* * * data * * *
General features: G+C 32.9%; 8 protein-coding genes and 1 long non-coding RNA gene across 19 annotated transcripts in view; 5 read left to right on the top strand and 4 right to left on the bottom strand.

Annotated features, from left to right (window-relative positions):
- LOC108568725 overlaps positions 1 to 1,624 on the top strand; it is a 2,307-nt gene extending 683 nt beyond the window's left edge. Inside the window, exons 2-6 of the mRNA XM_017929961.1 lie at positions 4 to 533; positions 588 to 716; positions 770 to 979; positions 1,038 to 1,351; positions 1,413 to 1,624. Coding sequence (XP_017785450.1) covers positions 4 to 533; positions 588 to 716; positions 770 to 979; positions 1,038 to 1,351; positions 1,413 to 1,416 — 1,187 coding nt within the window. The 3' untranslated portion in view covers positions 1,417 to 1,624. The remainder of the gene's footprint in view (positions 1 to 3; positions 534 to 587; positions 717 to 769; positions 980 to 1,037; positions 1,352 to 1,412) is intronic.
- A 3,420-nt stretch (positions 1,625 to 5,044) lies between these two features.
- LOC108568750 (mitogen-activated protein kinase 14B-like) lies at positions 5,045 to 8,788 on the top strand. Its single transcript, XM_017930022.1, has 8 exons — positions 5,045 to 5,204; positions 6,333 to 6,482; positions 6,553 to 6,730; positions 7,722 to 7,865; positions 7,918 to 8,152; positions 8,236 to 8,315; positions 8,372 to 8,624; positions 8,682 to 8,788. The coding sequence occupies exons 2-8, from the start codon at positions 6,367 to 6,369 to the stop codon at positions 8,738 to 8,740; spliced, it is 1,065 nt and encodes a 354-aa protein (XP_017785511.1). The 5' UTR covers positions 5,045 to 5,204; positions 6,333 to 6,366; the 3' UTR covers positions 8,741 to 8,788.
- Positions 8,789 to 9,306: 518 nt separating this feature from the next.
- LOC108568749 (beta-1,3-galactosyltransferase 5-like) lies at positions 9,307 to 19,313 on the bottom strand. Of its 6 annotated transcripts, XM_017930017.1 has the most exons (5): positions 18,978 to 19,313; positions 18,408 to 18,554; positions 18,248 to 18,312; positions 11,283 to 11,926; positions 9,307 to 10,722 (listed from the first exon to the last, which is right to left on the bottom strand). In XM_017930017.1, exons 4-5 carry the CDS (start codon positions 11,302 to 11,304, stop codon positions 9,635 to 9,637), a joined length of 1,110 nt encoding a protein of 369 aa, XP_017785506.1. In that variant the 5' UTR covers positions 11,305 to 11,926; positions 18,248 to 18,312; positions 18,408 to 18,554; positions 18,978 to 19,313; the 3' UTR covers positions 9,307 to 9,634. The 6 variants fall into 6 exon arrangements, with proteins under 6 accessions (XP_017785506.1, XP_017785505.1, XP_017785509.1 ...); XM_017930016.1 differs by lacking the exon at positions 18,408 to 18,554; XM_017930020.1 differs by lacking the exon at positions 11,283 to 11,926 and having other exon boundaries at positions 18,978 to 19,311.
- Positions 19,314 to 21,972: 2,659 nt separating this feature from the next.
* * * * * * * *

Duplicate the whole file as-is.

General features: G+C 32.9%; 8 protein-coding genes and 1 long non-coding RNA gene across 19 annotated transcripts in view; 5 read left to right on the top strand and 4 right to left on the bottom strand.

Annotated features, from left to right (window-relative positions):
- LOC108568725 overlaps positions 1 to 1,624 on the top strand; it is a 2,307-nt gene extending 683 nt beyond the window's left edge. Inside the window, exons 2-6 of the mRNA XM_017929961.1 lie at positions 4 to 533; positions 588 to 716; positions 770 to 979; positions 1,038 to 1,351; positions 1,413 to 1,624. Coding sequence (XP_017785450.1) covers positions 4 to 533; positions 588 to 716; positions 770 to 979; positions 1,038 to 1,351; positions 1,413 to 1,416 — 1,187 coding nt within the window. The 3' untranslated portion in view covers positions 1,417 to 1,624. The remainder of the gene's footprint in view (positions 1 to 3; positions 534 to 587; positions 717 to 769; positions 980 to 1,037; positions 1,352 to 1,412) is intronic.
- A 3,420-nt stretch (positions 1,625 to 5,044) lies between these two features.
- LOC108568750 (mitogen-activated protein kinase 14B-like) lies at positions 5,045 to 8,788 on the top strand. Its single transcript, XM_017930022.1, has 8 exons — positions 5,045 to 5,204; positions 6,333 to 6,482; positions 6,553 to 6,730; positions 7,722 to 7,865; positions 7,918 to 8,152; positions 8,236 to 8,315; positions 8,372 to 8,624; positions 8,682 to 8,788. The coding sequence occupies exons 2-8, from the start codon at positions 6,367 to 6,369 to the stop codon at positions 8,738 to 8,740; spliced, it is 1,065 nt and encodes a 354-aa protein (XP_017785511.1). The 5' UTR covers positions 5,045 to 5,204; positions 6,333 to 6,366; the 3' UTR covers positions 8,741 to 8,788.
- Positions 8,789 to 9,306: 518 nt separating this feature from the next.
- LOC108568749 (beta-1,3-galactosyltransferase 5-like) lies at positions 9,307 to 19,313 on the bottom strand. Of its 6 annotated transcripts, XM_017930017.1 has the most exons (5): positions 18,978 to 19,313; positions 18,408 to 18,554; positions 18,248 to 18,312; positions 11,283 to 11,926; positions 9,307 to 10,722 (listed from the first exon to the last, which is right to left on the bottom strand). In XM_017930017.1, exons 4-5 carry the CDS (start codon positions 11,302 to 11,304, stop codon positions 9,635 to 9,637), a joined length of 1,110 nt encoding a protein of 369 aa, XP_017785506.1. In that variant the 5' UTR covers positions 11,305 to 11,926; positions 18,248 to 18,312; positions 18,408 to 18,554; positions 18,978 to 19,313; the 3' UTR covers positions 9,307 to 9,634. The 6 variants fall into 6 exon arrangements, with proteins under 6 accessions (XP_017785506.1, XP_017785505.1, XP_017785509.1 ...); XM_017930016.1 differs by lacking the exon at positions 18,408 to 18,554; XM_017930020.1 differs by lacking the exon at positions 11,283 to 11,926 and having other exon boundaries at positions 18,978 to 19,311.
- Positions 19,314 to 21,972: 2,659 nt separating this feature from the next.